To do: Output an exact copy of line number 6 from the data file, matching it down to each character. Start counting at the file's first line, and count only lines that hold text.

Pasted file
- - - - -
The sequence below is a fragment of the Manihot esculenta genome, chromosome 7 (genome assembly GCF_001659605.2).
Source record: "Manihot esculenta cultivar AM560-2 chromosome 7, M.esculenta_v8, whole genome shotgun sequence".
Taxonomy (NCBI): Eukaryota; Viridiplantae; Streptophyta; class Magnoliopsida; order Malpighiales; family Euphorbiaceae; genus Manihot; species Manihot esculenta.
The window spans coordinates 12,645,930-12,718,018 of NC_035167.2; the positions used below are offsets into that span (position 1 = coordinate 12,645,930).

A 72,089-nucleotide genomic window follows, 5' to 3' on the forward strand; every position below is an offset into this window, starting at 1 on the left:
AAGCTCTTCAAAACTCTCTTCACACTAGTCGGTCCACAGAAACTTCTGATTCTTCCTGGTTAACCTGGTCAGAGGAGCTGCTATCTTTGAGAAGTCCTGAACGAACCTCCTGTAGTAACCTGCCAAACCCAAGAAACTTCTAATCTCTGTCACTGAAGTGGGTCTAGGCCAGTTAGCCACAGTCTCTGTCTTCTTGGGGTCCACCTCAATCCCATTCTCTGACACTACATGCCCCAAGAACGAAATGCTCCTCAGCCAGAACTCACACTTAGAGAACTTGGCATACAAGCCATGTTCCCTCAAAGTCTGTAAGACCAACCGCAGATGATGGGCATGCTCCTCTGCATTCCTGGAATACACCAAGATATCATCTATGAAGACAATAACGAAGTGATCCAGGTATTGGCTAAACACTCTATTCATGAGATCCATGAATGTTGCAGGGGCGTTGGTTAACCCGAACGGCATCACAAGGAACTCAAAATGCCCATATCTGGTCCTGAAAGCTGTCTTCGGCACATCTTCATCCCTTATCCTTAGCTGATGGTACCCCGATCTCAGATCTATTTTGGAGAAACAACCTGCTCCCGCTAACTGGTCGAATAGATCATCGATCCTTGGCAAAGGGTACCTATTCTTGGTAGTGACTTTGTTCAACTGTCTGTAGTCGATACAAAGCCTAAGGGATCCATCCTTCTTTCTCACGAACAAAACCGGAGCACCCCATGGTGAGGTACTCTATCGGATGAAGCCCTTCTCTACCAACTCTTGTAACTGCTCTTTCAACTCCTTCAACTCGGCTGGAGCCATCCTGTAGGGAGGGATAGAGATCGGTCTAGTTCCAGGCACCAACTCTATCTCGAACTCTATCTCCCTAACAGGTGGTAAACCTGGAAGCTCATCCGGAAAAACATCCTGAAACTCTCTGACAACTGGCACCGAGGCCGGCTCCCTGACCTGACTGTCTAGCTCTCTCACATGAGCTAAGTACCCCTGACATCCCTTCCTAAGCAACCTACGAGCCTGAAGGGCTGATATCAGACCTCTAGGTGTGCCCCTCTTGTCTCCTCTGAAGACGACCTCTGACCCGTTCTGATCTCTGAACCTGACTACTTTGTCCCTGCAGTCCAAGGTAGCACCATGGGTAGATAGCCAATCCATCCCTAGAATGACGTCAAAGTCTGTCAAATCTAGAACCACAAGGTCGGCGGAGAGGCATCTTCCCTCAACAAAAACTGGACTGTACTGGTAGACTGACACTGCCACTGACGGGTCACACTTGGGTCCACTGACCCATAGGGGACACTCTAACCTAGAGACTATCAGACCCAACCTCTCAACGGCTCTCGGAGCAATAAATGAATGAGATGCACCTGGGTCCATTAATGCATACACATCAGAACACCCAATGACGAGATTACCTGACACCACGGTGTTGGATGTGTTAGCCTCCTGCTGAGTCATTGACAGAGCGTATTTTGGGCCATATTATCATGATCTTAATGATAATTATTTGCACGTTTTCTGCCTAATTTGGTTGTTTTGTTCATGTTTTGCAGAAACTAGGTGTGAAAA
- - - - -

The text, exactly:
AAGCTCTTCAAAACTCTCTTCACACTAGTCGGTCCACAGAAACTTCTGATTCTTCCTGGTTAACCTGGTCAGAGGAGCTGCTATCTTTGAGAAGTCCTGAACGAACCTCCTGTAGTAACCTGCCAAACCCAAGAAACTTCTAATCTCTGTCACTGAAGTGGGTCTAGGCCAGTTAGCCACAGTCTCTGTCTTCTTGGGGTCCACCTCAATCCCATTCTCTGACACTACATGCCCCAAGAACGAAATGCTCCTCAGCCAGAACTCACACTTAGAGAACTTGGCATACAAGCCATGTTCCCTCAAAGTCTGTAAGACCAACCGCAGATGATGGGCATGCTCCTCTGCATTCCTGGAATACACCAAGATATCATCTATGAAGACAATAACGAAGTGATCCAGGTATTGGCTAAACACTCTATTCATGAGATCCATGAATGTTGCAGGGGCGTTGGTTAACCCGAACGGCATCACAAGGAACTCAAAATGCCCATATCTGGTCCTGAAAGCTGTCTTCGGCACATCTTCATCCCTTATCCTTAGCTGATGGTACCCCGATCTCAGATCTATTTTGGAGAAACAACCTGCTCCCGCTAACTGGTCGAATAGATCATCGATCCTTGGCAAAGGGTACCTATTCTTGGTAGTGACTTTGTTCAACTGTCTGTAGTCGATACAAAGCCTAAGGGATCCATCCTTCTTTCTCACGAACAAAACCGGAGCACCCCATGGTGAGGTACTCTATCGGATGAAGCCCTTCTCTACCAACTCTTGTAACTGCTCTTTCAACTCCTTCAACTCGGCTGGAGCCATCCTGTAGGGAGGGATAGAGATCGGTCTAGTTCCAGGCACCAACTCTATCTCGAACTCTATCTCCCTAACAGGTGGTAAACCTGGAAGCTCATCCGGAAAAACATCCTGAAACTCTCTGACAACTGGCACCGAGGCCGGCTCCCTGACCTGACTGTCTAGCTCTCTCACATGAGCTAAGTACCCCTGACATCCCTTCCTAAGCAACCTACGAGCCTGAAGGGCTGATATCAGACCTCTAGGTGTGCCCCTCTTGTCTCCTCTGAAGACGACCTCTGACCCGTTCTGATCTCTGAACCTGACTACTTTGTCCCTGCAGTCCAAGGTAGCACCATGGGTAGATAGCCAATCCATCCCTAGAATGACGTCAAAGTCTGTCAAATCTAGAACCACAAGGTCGGCGGAGAGGCATCTTCCCTCAACAAAAACTGGACTGTACTGGTAGACTGACACTGCCACTGACGGGTCACACTTGGGTCCACTGACCCATAGGGGACACTCTAACCTAGAGACTATCAGACCCAACCTCTCAACGGCTCTCGGAGCAATAAATGAATGAGATGCACCTGGGTCCATTAATGCATACACATCAGAACACCCAATGACGAGATTACCTGACACCACGGTGTTGGATGTGTTAGCCTCCTGCTGAGTCATTGACAGAGCGTATTTTGGGCCATATTATCATGATCTTAATGATAATTATTTGCACGTTTTCTGCCTAATTTGGTTGTTTTGTTCATGTTTTGCAGAAACTAGGTGTGAAAA